Escondido City Employees Protest Managers' Pay Hikes

Escondido's City Manager recently increased the pay of a group of top managers with annual salaries above $100,000

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    NEWSLETTERS

    Some Escondido city employees and their families are upset city manager Clay Phillips recently increased the pay of a group of top managers with annual salaries above $100,000.

    City employees, including police officers say, for years, they've had their pay frozen and benefits rolled back to help budget the city funds.

    On Wednesday, several protested the recent pay increase approved by Phillips carrying signs declaring "Police work doesn't pay."

    Last week, Phillips sent out a letter saying he stands by his decision and considered a variety of reasons when making his choice.

    Protest Over City Pay Increase

    [DGO] Protest Over City Pay Increase
    Escondido city employees and their families are upset city manager Clay Phillips recently increased the pay of a group of top managers with annual salaries above $100k. NBC 7's Mark Mullen reports.

    Fellow Escondido City Councilwoman Olga Diaz told NBCSanDiego why she participated in Wednesday's protest.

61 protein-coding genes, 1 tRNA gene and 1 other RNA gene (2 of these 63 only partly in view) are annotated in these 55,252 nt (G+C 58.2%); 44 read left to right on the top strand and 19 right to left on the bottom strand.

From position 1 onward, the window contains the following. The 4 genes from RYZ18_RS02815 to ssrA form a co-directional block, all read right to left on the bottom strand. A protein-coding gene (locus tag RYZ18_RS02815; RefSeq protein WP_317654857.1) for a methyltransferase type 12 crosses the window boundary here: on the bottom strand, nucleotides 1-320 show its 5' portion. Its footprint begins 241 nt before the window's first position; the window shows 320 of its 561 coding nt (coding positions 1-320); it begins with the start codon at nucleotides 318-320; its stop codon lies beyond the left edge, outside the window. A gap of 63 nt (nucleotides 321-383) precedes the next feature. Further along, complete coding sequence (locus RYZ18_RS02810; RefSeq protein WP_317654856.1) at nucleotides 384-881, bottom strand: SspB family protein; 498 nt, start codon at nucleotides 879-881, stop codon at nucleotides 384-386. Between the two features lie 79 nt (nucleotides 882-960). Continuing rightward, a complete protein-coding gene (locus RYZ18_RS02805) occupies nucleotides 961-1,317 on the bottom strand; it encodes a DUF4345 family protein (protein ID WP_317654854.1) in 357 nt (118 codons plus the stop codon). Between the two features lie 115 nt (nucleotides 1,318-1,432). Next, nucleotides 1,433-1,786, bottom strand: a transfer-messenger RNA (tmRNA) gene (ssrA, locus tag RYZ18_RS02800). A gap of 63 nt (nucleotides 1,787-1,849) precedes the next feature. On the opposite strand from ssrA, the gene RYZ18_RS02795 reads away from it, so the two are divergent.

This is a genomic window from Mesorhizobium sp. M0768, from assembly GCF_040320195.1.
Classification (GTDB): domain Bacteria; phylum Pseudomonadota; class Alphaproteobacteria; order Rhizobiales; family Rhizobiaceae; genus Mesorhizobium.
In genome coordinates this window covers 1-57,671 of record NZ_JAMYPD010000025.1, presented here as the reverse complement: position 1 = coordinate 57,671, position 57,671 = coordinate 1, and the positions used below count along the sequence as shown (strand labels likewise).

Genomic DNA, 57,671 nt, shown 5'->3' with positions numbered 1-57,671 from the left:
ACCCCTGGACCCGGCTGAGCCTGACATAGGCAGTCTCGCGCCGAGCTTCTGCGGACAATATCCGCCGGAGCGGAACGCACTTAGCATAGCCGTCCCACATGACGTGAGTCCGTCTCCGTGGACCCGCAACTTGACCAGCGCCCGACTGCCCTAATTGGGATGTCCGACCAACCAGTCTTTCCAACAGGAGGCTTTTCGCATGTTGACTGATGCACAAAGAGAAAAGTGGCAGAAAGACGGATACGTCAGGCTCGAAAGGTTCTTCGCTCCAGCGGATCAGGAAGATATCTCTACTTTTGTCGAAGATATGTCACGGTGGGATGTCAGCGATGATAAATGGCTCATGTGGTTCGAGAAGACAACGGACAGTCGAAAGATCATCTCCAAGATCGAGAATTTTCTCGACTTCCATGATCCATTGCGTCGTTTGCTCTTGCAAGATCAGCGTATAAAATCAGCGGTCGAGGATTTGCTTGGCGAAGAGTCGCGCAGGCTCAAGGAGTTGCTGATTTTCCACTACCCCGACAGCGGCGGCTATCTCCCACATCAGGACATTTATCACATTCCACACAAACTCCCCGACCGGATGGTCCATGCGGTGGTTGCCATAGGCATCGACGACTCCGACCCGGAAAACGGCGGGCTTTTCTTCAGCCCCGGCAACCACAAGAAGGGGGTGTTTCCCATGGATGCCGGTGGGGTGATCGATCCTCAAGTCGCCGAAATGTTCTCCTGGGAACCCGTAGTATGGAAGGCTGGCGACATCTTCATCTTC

"I'd be perfectly happy to move on to somebody more neutral, that would be able to regain the confidence and respect of our employees," Diaz. 

    Labor leaders have demanded that other city employees receive similar raises.

    "We have officers losing their homes, we have officers filing bankruptcy, officers having to take 2-3 jobs to make ends meet, they've had to put off planning their families because of the way the city’s been treating us," said Paul Woodward with the Escondido Police Officer's Association.

    Escondido mayor Sam Abed supports the raises according to our media partner the North County Times.

    Abed said that cuts to middle management has saved the city much more than the $200,000 annual cost of the raises and so the savings should go to the managers who have picked up the slack, the paper reported.

    The paper also printed the names of the employees who received the raises and their salaries. Among those listed, two received raises that were more than 20 percent of their previous salary.

    The council was scheduled to review Phillips' job performance Wednesday. That session was closed to the public.
     

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